Sports Direct have taken the outrageous decision to take a shareholder to court because he asked to see the share register.

Rangers fan Mark Dingwall bought a single share in Sports Direct International and then requested a copy of their share register.  Their company secretary replied asking why he wanted the register and Dingwall explained:

Mr Cameron Olsen, The Company Secretary, Sports Direct International, Monday 16 February 2015

Dear Mr Olsen, Thank you for your letter of the 9th February requesting me to explain the purpose of my request to obtain the shareholders register. As you will be aware, Section 116 of the Companies Act enables a shareholder to request a copy of the company’s register of members where this constitutes a proper purpose. As a shareholder I am concerned over the bad publicity the company has been receiving over its use of zero hours contracts and the retail agreements in place with RIFC plc which have also caused a large amount of detrimental publicity which may damage the share price.

I wish to canvass my fellow shareholders as to whether they would be willing to support resolutions to end the use of zero hours contracts and to review the terms of the retail agreements with RIFC plc to ensure that these generate sales revenue that benefits shareholders; rather than the current agreements which whilst appearing to be favourable are generating low sales volumes due to the level of hostility amongst the public to what are viewed as unfair terms.

I look forward to receiving the register so that I can canvass my fellow shareholders to ensure that we are able to ensure that the business does not continue to be involved in contracts which damage the long term interests of shareholders.

Regarding the requested fee of £65, my understanding is that as a member of the company, under Section 116, that this information should be available for free. I have laid out the appropriate section below:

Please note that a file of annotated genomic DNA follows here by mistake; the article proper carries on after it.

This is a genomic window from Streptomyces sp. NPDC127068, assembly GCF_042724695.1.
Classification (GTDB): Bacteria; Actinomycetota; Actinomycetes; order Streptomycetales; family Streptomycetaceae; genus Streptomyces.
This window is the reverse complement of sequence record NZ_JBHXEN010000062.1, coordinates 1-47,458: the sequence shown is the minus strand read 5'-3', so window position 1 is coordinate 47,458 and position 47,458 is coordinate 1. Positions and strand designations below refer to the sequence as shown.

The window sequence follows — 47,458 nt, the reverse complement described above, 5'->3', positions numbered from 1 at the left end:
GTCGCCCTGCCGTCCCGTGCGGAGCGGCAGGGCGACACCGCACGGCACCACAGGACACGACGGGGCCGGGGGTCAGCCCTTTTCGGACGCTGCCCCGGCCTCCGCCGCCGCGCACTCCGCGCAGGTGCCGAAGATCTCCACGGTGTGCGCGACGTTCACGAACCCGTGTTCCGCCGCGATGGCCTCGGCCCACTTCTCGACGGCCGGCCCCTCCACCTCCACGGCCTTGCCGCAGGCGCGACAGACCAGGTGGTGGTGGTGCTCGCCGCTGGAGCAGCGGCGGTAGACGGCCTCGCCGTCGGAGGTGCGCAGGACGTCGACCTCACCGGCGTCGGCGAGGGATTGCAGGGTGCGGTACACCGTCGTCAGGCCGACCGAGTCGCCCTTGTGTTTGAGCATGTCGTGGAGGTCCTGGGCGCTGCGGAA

Section 116

Rights to inspect and require copies

(1) The register and the index of members’ names must be open to the

inspection— .

(a) of any member of the company without charge, and .

If my understanding is incorrect, or the company feels this is too great a financial encumbrance, then I will, of course, send a cheque subject to your advice.

I would prefer the copy of the register to be in electronic form.

Yours sincerely,


That very same day the Sport Direct lawyers made an application to the Companies Court in London seeking the following –

1/  That the Claimant shall not comply with the request of Mr Mark Dingwall by letter dated 3 February 2015 for a a copy of the Claimant’s register of members.

2/  That they “shall not comply with any future request (whether made by Mark Dingwall or any other person) to inspect the Claimant’s register of members or for a copy of that register where the only purpose given for the request is to enable members to be contacted, without identifying the subject matter and purpose of such contact:

3/  Mark Dingwall do pay the Claimant’s costs, such costs to be assessed if not agreed.

The hearing is set for 11.30 on 14th April.

Mark Dingwall writes:

‘I can understand a company not wishing to hand out it’s share register willy-nilly but the principle is that sensible shareholders dis-satisfied with the performance of a company should be able to seek out other shareholders and canvass their opinions.  In my original request I undertook not to share the register with anyone else and not to contact the shareholders regarding anything other than the company’s affairs. 

By moving to strike out my request; and specifically to set the precedent that neither I nor any other shareholder can in the future obtain a copy of the register; Sports Direct are seeking to remove one vital right whereby shareholders can seek to enforce their rights by lobbying other investors in the company.